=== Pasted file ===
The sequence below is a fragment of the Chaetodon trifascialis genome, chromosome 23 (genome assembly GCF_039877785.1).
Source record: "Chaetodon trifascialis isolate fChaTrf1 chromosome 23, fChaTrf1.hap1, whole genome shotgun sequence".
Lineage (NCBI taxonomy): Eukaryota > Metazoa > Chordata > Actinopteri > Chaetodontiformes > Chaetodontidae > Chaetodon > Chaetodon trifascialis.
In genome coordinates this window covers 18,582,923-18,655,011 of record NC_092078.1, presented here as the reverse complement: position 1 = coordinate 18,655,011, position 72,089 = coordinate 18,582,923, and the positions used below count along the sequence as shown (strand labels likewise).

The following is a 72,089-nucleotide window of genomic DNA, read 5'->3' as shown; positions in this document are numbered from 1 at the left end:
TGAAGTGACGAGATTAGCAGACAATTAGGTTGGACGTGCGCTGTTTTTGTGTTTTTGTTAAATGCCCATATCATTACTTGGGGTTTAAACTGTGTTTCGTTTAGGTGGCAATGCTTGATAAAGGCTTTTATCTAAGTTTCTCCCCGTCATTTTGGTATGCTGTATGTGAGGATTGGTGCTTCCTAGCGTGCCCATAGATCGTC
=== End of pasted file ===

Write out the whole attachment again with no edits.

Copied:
The sequence below is a fragment of the Chaetodon trifascialis genome, chromosome 23 (genome assembly GCF_039877785.1).
Source record: "Chaetodon trifascialis isolate fChaTrf1 chromosome 23, fChaTrf1.hap1, whole genome shotgun sequence".
Lineage (NCBI taxonomy): Eukaryota > Metazoa > Chordata > Actinopteri > Chaetodontiformes > Chaetodontidae > Chaetodon > Chaetodon trifascialis.
In genome coordinates this window covers 18,582,923-18,655,011 of record NC_092078.1, presented here as the reverse complement: position 1 = coordinate 18,655,011, position 72,089 = coordinate 18,582,923, and the positions used below count along the sequence as shown (strand labels likewise).

The following is a 72,089-nucleotide window of genomic DNA, read 5'->3' as shown; positions in this document are numbered from 1 at the left end:
TGAAGTGACGAGATTAGCAGACAATTAGGTTGGACGTGCGCTGTTTTTGTGTTTTTGTTAAATGCCCATATCATTACTTGGGGTTTAAACTGTGTTTCGTTTAGGTGGCAATGCTTGATAAAGGCTTTTATCTAAGTTTCTCCCCGTCATTTTGGTATGCTGTATGTGAGGATTGGTGCTTCCTAGCGTGCCCATAGATCGTC